As for "working" a group of lambs for dog training purposes, I'll sort off a group of 3-4 month old ram lambs to work; this is their "job" for a few weeks before going to market,
A
"Life's too short to work bad dogs."
www.stockdogranch.com

#4 juliepoudrier

juliepoudrier

    Poseur extraordinaire and Borg Queen!

  • Registered Users
  • 15,204 posts
  • Gender:Female
  • Location:Virginia

Posted 29 March 2012 - 08:59 AM

^^I do the same as Anna. Lambs are pretty much worked from day one. At weaning I would start working them as a group.

J.

I know nothing with any certainty, but the sight of stars makes me dream.

~Vincent van Gogh



mydogs_small2.jpg

Julie Poudrier
New Kent, VA
Willow (6/1997-5/2014, run free, my heart), Boy (3/1995-10/2010, RIP), Jill (8/1996-5/2012, RIP), Farleigh (12/1998-7/2014, RIP), Kat, Twist, Lark, Phoebe, Pipit, and Birdie!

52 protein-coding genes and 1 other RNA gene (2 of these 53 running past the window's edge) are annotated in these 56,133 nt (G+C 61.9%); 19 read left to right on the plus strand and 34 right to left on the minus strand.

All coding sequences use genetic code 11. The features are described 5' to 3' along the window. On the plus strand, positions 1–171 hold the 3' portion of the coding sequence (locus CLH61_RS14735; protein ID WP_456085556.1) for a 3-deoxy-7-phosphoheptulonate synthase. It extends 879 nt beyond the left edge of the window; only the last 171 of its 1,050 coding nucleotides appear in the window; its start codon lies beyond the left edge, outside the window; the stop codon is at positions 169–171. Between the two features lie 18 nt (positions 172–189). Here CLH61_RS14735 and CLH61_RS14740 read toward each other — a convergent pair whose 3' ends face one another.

Willow's Rest, Tunis and mule sheep



Visit me on Facebook at Poudrier and Crowder, Set Out Specialists (P&C, SOS)


#5 Mark Billadeau

Mark Billadeau

    Bill Nye Wannabe

  • Registered Users
  • 2,498 posts
  • Gender:Male
  • Location:Middletown, MD
  • Interests:science, working dogs, sheep

Posted 29 March 2012 - 10:06 AM

Eve and I were working a pair of 1 month olds earlier this week because they got on the wrong side of a fence and couldn't figure out how to get with mom. I needed Eve to help corner them so I could grab them and drop them over the fence. I didn't set out for this to be Eve's training session, but she was there when I found the issue so her training session turned into dealing with the pair of lambs. Eve rose to the occasion, handling the skittish lambs nicely.

There's nothing I believe in more strongly than getting young people interested in science and engineering, for a better tomorrow, for all humankind.

Bill Nye


#6 Sue R

Sue R

    Bark less, wag more

  • Registered Users
  • 11,288 posts
  • Gender:Female
  • Location:Bruceton Mills WV
  • Interests:Stockdogs, horses, chocolate

Posted 29 March 2012 - 01:32 PM

I find (with calves, and when we were working with Anna's flock) that if you can work the mothers and babies from early on, with a dog that is either kind and reading the stock or under good control or that you stay on top of, you wind up with young animals that learn from the get-go to move off a dog.